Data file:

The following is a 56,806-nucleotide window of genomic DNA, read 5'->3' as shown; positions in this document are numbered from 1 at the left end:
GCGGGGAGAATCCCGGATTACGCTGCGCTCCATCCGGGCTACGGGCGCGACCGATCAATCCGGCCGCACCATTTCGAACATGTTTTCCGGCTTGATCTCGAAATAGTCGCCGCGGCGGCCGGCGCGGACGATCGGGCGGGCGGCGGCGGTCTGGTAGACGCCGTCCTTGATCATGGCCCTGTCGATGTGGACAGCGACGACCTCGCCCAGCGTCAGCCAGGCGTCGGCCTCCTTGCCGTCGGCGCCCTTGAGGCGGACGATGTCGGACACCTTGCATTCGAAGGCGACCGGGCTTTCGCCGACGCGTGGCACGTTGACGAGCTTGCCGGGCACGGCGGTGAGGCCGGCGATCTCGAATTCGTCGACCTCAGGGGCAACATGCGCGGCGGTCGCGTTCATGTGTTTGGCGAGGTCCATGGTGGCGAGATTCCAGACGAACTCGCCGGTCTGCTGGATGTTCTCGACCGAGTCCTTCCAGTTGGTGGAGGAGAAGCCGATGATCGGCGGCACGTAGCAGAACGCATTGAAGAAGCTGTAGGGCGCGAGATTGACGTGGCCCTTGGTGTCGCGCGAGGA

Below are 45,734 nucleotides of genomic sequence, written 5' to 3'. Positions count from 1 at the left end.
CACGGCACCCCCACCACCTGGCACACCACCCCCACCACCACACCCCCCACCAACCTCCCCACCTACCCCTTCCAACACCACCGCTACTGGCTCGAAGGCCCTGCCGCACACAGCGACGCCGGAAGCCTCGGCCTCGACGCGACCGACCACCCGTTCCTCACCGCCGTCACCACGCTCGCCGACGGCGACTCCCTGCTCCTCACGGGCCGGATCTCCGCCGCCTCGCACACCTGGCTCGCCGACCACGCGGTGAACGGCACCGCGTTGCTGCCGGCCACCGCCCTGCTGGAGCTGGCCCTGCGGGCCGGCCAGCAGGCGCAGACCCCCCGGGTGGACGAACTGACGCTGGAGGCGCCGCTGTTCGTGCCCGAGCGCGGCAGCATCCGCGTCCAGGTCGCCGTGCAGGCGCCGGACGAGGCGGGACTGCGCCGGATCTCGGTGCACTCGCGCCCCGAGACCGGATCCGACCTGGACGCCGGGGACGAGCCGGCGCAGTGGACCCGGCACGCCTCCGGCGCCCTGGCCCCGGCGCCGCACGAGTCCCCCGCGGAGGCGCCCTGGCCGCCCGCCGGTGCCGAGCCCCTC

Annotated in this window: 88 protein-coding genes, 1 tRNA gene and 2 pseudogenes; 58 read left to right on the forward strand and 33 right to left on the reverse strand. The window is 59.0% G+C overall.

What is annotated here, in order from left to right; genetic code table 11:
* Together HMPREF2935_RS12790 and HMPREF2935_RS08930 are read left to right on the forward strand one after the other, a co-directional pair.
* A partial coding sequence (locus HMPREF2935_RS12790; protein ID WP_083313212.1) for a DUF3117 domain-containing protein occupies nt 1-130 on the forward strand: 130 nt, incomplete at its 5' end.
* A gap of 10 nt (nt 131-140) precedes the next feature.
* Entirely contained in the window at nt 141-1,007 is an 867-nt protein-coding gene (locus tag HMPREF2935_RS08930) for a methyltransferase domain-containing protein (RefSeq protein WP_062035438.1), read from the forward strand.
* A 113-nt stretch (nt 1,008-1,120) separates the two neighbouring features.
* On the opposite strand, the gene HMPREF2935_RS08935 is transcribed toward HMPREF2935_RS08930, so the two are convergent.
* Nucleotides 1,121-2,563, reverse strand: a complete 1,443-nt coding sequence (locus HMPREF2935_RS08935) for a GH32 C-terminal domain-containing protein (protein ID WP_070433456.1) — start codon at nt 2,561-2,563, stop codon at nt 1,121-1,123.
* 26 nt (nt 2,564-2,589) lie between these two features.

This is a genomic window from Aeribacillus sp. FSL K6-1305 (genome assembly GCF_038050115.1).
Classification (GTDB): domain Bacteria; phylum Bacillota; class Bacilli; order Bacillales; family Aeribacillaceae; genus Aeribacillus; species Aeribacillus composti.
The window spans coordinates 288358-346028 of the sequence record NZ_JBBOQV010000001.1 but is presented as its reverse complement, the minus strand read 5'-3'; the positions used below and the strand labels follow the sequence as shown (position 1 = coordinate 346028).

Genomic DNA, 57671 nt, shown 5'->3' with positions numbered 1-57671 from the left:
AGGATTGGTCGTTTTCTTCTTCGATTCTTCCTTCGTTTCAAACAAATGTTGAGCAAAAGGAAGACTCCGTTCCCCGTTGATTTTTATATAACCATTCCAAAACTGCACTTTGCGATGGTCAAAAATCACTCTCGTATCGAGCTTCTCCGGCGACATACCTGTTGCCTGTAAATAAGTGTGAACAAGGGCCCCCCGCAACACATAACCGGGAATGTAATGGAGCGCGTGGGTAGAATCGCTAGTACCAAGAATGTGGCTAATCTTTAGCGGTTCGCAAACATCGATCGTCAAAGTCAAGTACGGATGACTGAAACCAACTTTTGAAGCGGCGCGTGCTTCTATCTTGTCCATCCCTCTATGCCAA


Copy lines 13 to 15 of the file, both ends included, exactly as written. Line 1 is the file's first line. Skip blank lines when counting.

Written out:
* Nucleotides 1,121-2,563, reverse strand: a complete 1,443-nt coding sequence (locus HMPREF2935_RS08935) for a GH32 C-terminal domain-containing protein (protein ID WP_070433456.1) — start codon at nt 2,561-2,563, stop codon at nt 1,121-1,123.
* 26 nt (nt 2,564-2,589) lie between these two features.

This is a genomic window from Aeribacillus sp. FSL K6-1305 (genome assembly GCF_038050115.1).